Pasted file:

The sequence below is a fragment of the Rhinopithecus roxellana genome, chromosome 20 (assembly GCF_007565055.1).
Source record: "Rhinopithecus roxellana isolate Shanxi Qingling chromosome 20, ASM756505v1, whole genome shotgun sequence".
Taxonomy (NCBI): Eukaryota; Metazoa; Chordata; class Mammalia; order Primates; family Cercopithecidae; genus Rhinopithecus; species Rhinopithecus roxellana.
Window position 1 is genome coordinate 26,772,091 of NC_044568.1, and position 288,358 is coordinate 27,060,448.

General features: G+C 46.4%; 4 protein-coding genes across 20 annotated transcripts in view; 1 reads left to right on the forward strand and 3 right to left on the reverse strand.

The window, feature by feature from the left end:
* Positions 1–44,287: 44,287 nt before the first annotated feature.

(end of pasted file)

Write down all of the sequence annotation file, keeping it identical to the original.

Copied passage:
The sequence below is a fragment of the Rhinopithecus roxellana genome, chromosome 20 (assembly GCF_007565055.1).
Source record: "Rhinopithecus roxellana isolate Shanxi Qingling chromosome 20, ASM756505v1, whole genome shotgun sequence".
Taxonomy (NCBI): Eukaryota; Metazoa; Chordata; class Mammalia; order Primates; family Cercopithecidae; genus Rhinopithecus; species Rhinopithecus roxellana.
Window position 1 is genome coordinate 26,772,091 of NC_044568.1, and position 288,358 is coordinate 27,060,448.

General features: G+C 46.4%; 4 protein-coding genes across 20 annotated transcripts in view; 1 reads left to right on the forward strand and 3 right to left on the reverse strand.

The window, feature by feature from the left end:
* Positions 1–44,287: 44,287 nt before the first annotated feature.